Plus, the technique is less expensive: A transgenic animal farm with a single purification facility would cost only about $80 million, according to Wang and colleagues. The potential to produce biologics at low cost has encouraged some companies to use transgenic animals. Although several protein drugs made by transgenic animals are in clinical trials, commercialization has been slow. “Milk has produced only two recombinant therapeutic proteins that have moved from lab to market over the past 20 years,” says Louis-Marie Houdebine, a researcher who studies protein drug production in transgenic animals at the French National Institute for Agricultural Research, in Paris. The two approved biologics are ATryn, an anti-blood-clotting protein, and Ruconest, a protein that treats rapid tissue swelling.
by Biplab Das | May 11, 2015
To make the magic happen, the researchers designed and synthesized DNA-assembled recombinant transcription factors, or DARTs (Nat. Mater. 2015, DOI: 10.1038/nmat4269). A DART has a set of three major components that can bind the transcription factor of choice, deliver it to endosomes in a specific cell type, and then break apart endosomes to give the factor access to the nucleus. The researchers tested the technique by injecting DARTs into mice that had been given a dose of acetaminophen sufficient to cause liver damage. The DARTs delivered a transcription factor called nuclear erythroid 2-related factor (Nrf2) directly to the liver cells, where it turned on protective genes that prevented liver injury.
by Stu Borman | April 30, 2015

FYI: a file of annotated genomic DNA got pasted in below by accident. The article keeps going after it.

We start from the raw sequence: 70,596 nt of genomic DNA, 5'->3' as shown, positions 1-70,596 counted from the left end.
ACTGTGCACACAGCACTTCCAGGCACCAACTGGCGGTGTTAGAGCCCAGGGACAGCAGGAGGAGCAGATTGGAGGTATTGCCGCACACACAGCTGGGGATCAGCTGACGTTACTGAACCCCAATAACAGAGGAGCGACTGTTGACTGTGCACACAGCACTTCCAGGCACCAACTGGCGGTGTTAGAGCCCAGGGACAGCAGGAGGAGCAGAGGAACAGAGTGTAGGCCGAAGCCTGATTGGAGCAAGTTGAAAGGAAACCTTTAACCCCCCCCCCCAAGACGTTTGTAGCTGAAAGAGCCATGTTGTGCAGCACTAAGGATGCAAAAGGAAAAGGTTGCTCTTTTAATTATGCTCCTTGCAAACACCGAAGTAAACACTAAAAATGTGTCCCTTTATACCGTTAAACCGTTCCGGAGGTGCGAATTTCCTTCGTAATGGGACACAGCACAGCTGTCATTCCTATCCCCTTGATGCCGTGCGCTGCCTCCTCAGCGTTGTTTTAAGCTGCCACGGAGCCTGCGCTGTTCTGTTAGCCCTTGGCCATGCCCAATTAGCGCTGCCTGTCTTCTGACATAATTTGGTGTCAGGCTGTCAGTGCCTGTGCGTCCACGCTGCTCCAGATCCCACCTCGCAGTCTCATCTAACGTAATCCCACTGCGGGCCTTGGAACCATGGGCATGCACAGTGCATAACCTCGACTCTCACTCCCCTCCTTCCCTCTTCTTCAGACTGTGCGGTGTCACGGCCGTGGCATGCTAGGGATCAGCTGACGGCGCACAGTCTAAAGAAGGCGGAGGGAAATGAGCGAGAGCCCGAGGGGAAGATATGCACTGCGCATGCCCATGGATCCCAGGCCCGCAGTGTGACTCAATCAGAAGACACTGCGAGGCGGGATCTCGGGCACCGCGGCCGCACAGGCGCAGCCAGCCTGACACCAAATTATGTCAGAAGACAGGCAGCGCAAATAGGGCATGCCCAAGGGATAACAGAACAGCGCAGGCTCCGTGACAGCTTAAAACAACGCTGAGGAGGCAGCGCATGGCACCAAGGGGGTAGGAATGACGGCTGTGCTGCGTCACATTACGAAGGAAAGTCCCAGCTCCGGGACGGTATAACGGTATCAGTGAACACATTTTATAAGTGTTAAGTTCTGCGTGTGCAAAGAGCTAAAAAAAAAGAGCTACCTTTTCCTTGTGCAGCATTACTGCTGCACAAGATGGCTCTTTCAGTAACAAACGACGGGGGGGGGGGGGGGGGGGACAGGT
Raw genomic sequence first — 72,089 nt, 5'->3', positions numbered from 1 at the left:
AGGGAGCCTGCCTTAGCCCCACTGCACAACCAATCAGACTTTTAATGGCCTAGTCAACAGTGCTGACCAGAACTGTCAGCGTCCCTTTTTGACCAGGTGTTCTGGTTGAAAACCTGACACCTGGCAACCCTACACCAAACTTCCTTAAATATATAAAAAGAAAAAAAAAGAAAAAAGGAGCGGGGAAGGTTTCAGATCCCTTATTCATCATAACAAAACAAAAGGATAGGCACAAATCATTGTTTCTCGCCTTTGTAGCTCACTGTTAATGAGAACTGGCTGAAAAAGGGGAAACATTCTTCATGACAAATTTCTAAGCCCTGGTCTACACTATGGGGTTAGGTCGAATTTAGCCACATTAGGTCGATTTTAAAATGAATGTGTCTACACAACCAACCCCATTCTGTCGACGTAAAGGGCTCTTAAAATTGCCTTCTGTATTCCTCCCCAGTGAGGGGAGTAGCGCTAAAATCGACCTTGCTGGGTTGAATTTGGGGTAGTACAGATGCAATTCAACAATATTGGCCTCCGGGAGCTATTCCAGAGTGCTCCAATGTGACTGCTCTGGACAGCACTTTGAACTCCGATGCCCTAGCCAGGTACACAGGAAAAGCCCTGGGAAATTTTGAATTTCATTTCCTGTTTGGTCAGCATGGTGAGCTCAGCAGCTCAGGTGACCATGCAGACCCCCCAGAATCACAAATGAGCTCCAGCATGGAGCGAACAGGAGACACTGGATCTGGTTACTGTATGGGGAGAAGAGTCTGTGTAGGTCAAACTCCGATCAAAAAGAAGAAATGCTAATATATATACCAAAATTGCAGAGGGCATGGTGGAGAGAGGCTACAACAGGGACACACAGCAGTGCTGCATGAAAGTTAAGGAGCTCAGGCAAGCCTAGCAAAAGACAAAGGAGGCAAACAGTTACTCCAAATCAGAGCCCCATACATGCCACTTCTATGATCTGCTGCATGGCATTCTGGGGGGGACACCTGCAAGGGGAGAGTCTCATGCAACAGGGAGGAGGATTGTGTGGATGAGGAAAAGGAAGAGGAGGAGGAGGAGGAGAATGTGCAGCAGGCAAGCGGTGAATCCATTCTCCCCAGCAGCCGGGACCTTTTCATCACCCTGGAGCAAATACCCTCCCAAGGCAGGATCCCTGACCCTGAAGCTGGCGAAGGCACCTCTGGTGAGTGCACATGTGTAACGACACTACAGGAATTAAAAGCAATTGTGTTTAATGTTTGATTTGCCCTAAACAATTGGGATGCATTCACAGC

The technique made it possible to detect glycan biosynthesis in specific locations during zebrafish development. Two other groups later developed tetrazine ligation, the cycloaddition of tetrazine and strained alkene derivatives, which proceeds at fast rates that dwarf those of all other bioorthogonal transformations.
by Stu Borman | December 18, 2014
They used recombinant GroEL/ES to successfully fold a synthetic mirror-image version of 4-hydroxy-tetrahydrodipicolinate synthase (DapA), the smallest protein they could find that depends on the chaperone and has a functional assay that doesn’t require chiral reagents (Proc. Natl. Acad. Sci. USA 2014, DOI: 10.1073/pnas.1410900111).
by Celia Henry Arnaud | August 18, 2014
However, they write, “Given that traditional breeding techniques also result in genetic modifications,” the terms GM and GMO are not specific for foods produced through the use of recombinant DNA (rDNA) technology. The paper’s authors use the more precise term “genetically engineered” or GE. The CAST paper starts with the premise that GE foods are safe because hundreds of independent studies have shown that this is the case.
by Rudy M. Baum | May 12, 2014
The ability to splice DNA with restriction enzymes and to introduce DNA from one organism into another using recombinant DNA technology revolutionized molecular biology and gave scientists an unprecedented ability to manipulate the code of life. In the mid-1970s, Frederick Sanger developed dideoxy DNA sequencing, which enabled his team at Cambridge to read the genome of the bacteriophage phi X 174.
by Laura Cassiday | January 27, 2014
The electrons and holes travel through charge transport layers to a light-emitting active region, where they recombine. This recombination results in the emission of a photon. The wavelength of that photon depends on the material and the electronic levels involved. But the similarities end there. To make LEDs, crystalline gallium nitride is generally deposited onto a substrate such as sapphire.
by Celia Henry Arnaud | October 07, 2013
Sandoz, the generic drug arm of Switzerland’s Novartis, has been making recombinant therapeutic proteins for 30 years. Having decided in 1995 to develop biosimilars, it is now the market leader with 2012 sales of $335 million from three products. Sandoz has five more biosimilars in late-stage clinical trials, including versions of Rituxan and Enbrel.
by Ann M. Thayer | October 03, 2013
Advances in recombinant DNA technology and directed evolution have now made it possible to pursue the development of enzymes that might work as nerve-agent protectants and antidotes. Numerous research labs, mostly in the U.S., but also in Western European countries such as the U.K., are collaborating with U.S.
by Elizabeth K. Wilson | September 20, 2013